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Title: Solar thermoelectric system for small scale power generation
Author: Omer, Siddig Adam
ISNI:       0000 0001 3458 9659
Awarding Body: Loughborough University
Current Institution: Loughborough University
Date of Award: 1997
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This thesis is concerned with the design and evaluation of a small scale solarthermoelectric power generation system. The system is intended for electricity generation and thermal energy supply to small scale applications in developing countries of the sunny equatorial regions. Detailed design methodologies and evaluations of both the thermoelectric device and the solar energy collector, which are parts of the combined system, are presented. In addition to experimental evaluations, three theoretical models are presented which allow the design and evaluation of both the thermoelectric module and the solar energy collector. One of the models (a unified thermoelectric device model) concerns the geometrical optimization and performance prediction of a thermoelectric module in power generation mode. The model is unified in the sense that it accounts for the effect of all the parameters that contribute to the performance of the thermoelectric module, a number of which are ignored by the available design models. The unified model is used for a comparative evaluation of five thermoelectric modules. One of these is commercially available and the others are assumed to have optimum geometry but with different design parameters (thermal and electrical contact layer properties). The model has been validated using data from an experimental investigation undertaken to evaluate the commercial thermoelectric module in power generation mode. Results showed that though the commercially available thermoelectric cooling devices can be used for electricity generation, it is appropriate to have modules optimized specifically for power generation, and to improve the contact layers of thermoelement accordingly. Attempts have also been made to produce and evaluate thermoelectric materials using a simple melt-qucnching technique which produces materials with properties similar to those of the more expensive crystalline materials.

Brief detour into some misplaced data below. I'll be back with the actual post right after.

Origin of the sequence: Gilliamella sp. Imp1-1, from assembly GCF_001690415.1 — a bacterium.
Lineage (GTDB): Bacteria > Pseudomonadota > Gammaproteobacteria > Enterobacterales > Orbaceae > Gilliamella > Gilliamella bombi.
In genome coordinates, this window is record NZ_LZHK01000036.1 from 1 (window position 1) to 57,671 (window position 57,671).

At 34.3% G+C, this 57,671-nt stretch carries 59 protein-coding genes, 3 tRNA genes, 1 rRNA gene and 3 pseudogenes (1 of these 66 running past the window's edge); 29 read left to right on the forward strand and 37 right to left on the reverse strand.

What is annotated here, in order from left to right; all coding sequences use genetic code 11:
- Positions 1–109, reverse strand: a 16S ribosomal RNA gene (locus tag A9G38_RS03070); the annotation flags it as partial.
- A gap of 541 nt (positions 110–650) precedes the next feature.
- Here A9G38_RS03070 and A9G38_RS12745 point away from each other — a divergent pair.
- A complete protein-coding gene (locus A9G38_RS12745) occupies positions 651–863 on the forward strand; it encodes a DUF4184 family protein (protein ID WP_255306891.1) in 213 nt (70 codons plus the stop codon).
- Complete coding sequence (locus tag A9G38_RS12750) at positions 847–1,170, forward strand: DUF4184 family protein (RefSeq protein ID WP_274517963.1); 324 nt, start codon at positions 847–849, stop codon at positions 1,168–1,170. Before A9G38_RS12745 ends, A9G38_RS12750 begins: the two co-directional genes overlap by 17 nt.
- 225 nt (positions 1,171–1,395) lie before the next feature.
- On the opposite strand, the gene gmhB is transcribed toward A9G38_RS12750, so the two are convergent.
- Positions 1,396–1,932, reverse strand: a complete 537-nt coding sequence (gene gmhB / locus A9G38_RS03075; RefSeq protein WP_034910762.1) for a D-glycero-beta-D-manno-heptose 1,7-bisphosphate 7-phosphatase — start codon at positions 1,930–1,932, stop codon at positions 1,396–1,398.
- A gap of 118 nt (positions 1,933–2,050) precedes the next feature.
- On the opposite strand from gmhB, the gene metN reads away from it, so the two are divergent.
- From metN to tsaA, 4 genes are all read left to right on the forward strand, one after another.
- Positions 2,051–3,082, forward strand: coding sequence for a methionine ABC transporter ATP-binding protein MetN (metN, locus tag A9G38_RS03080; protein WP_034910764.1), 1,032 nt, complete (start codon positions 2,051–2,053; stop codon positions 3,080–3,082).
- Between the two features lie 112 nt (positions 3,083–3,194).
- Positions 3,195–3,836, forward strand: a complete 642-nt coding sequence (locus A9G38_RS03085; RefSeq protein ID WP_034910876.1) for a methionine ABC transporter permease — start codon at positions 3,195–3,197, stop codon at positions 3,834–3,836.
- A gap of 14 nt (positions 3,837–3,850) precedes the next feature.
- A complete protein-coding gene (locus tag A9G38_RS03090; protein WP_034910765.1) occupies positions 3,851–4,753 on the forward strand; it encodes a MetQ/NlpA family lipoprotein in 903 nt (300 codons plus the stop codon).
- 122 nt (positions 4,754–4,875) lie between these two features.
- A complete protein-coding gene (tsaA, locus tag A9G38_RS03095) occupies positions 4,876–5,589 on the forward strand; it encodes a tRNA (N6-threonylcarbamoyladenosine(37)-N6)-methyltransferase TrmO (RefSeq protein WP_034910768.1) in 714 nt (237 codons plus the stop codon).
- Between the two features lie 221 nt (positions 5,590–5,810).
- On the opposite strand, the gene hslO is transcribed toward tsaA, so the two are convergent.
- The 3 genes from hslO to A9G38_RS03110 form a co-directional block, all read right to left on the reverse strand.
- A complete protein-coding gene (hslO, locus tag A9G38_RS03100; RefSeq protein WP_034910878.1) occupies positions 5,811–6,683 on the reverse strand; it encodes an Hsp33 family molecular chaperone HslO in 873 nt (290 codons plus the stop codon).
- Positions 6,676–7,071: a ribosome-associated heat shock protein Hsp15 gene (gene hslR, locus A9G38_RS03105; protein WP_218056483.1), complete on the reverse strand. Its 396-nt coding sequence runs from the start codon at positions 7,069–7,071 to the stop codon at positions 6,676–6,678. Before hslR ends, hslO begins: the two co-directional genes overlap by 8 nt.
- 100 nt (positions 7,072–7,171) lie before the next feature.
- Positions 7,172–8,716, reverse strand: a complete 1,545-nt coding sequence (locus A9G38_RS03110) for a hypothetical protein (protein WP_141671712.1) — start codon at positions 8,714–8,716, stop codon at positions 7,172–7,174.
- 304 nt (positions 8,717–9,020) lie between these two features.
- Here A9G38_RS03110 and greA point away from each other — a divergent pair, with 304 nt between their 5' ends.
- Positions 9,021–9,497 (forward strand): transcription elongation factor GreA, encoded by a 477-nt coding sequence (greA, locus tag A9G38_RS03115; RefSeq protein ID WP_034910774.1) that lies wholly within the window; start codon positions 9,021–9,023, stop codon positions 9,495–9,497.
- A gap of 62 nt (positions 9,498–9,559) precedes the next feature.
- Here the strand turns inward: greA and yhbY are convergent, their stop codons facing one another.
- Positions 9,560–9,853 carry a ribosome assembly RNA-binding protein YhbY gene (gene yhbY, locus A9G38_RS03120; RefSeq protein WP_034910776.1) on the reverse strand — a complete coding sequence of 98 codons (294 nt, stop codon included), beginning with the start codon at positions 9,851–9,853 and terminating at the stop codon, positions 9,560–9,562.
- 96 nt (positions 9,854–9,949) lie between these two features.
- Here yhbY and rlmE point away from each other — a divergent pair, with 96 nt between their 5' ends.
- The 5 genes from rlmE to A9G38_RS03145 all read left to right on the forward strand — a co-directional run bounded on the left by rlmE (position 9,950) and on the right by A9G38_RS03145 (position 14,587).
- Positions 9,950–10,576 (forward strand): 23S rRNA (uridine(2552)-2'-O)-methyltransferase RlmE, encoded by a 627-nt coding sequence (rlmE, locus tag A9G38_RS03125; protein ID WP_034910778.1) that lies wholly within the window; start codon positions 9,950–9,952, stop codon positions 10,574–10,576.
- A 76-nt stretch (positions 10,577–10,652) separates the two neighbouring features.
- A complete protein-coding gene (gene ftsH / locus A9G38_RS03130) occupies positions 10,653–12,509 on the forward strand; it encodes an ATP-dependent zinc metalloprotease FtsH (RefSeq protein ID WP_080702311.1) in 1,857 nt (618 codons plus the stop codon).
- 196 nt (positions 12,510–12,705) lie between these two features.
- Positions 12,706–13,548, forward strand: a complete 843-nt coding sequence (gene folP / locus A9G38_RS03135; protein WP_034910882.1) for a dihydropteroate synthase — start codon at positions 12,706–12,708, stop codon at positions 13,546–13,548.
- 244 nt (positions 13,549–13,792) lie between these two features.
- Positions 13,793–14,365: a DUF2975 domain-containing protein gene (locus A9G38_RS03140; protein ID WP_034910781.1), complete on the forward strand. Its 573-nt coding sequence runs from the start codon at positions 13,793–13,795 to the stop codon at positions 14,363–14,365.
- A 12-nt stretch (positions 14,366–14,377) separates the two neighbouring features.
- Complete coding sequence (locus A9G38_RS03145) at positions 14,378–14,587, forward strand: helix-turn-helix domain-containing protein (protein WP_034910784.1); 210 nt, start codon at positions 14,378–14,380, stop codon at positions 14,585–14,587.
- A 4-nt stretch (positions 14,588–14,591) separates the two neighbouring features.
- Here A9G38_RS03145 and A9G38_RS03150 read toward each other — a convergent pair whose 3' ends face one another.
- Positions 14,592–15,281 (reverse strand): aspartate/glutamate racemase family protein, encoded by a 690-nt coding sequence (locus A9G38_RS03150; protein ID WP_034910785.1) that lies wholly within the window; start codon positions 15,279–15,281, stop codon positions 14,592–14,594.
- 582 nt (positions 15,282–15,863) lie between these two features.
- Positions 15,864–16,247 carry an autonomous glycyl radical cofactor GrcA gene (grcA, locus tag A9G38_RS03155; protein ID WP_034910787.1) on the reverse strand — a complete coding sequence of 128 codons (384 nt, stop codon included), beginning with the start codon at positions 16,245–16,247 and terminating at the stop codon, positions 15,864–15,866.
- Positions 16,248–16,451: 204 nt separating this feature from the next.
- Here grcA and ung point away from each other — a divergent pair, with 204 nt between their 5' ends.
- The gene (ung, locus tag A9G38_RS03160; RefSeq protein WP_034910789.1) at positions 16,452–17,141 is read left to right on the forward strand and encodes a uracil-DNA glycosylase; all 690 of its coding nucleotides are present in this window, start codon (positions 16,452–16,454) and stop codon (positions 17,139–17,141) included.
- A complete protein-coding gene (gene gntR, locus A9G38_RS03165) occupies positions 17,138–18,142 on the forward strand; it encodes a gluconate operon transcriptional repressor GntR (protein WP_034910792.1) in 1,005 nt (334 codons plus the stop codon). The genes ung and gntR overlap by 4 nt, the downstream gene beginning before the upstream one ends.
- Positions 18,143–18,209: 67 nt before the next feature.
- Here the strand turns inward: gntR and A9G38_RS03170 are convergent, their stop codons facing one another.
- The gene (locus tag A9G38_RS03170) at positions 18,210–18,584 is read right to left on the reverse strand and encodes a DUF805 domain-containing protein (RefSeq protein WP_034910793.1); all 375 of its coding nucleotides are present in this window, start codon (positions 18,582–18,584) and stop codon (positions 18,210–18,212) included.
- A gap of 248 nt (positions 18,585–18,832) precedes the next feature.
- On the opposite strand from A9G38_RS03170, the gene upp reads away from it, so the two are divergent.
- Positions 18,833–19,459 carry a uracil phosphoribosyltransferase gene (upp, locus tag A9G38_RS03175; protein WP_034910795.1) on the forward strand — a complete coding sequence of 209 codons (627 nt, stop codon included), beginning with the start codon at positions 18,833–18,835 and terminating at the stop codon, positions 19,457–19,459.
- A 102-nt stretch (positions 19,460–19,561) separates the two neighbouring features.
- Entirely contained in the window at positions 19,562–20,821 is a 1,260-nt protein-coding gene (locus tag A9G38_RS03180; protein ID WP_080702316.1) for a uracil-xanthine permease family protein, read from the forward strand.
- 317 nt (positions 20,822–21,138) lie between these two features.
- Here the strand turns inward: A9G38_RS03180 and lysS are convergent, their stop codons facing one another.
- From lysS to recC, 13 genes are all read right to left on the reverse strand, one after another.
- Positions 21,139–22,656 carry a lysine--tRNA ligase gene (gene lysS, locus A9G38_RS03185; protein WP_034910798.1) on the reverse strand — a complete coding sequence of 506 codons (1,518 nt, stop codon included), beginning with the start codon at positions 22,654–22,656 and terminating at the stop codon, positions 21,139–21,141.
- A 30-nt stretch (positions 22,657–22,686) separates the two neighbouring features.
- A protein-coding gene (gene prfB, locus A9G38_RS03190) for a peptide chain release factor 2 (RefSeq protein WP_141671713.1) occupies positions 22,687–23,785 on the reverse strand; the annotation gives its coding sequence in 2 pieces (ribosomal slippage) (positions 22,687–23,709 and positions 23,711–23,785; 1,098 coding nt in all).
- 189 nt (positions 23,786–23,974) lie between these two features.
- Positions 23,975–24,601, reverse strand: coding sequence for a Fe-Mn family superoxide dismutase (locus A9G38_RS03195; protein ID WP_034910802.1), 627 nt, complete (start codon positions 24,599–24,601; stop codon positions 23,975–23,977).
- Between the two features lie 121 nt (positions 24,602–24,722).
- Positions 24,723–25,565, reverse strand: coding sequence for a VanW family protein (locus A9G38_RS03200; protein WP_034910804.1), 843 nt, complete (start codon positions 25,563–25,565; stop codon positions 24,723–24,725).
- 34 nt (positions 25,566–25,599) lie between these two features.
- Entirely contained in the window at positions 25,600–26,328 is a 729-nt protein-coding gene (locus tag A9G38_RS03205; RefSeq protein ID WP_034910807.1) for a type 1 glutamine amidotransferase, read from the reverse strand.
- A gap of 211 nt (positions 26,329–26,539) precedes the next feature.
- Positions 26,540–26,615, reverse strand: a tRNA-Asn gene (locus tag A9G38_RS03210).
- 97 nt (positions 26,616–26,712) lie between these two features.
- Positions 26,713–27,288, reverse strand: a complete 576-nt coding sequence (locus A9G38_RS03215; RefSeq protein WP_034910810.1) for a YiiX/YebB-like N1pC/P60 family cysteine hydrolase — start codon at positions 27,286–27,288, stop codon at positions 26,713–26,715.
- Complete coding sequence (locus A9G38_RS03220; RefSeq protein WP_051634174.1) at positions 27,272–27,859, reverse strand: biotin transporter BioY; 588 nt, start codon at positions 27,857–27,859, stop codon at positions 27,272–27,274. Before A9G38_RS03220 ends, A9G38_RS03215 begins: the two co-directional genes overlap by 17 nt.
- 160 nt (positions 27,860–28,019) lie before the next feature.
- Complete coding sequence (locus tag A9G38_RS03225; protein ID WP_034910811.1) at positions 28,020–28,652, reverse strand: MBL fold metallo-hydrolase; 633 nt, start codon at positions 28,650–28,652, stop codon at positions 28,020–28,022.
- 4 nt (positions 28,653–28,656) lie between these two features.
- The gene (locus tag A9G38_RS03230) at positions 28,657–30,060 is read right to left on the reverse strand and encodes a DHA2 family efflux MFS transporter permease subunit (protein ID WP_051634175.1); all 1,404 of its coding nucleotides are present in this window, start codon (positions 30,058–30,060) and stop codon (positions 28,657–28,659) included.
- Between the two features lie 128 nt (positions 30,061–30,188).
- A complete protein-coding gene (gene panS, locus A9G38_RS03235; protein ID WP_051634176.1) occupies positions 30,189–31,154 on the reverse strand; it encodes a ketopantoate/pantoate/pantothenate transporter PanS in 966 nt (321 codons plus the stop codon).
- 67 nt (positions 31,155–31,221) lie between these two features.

Supervisor: Not available Sponsor: Not available
Qualification Name: Thesis (Ph.D.) Qualification Level: Doctoral
EThOS ID:  DOI: Not available
Keywords: Thermal performance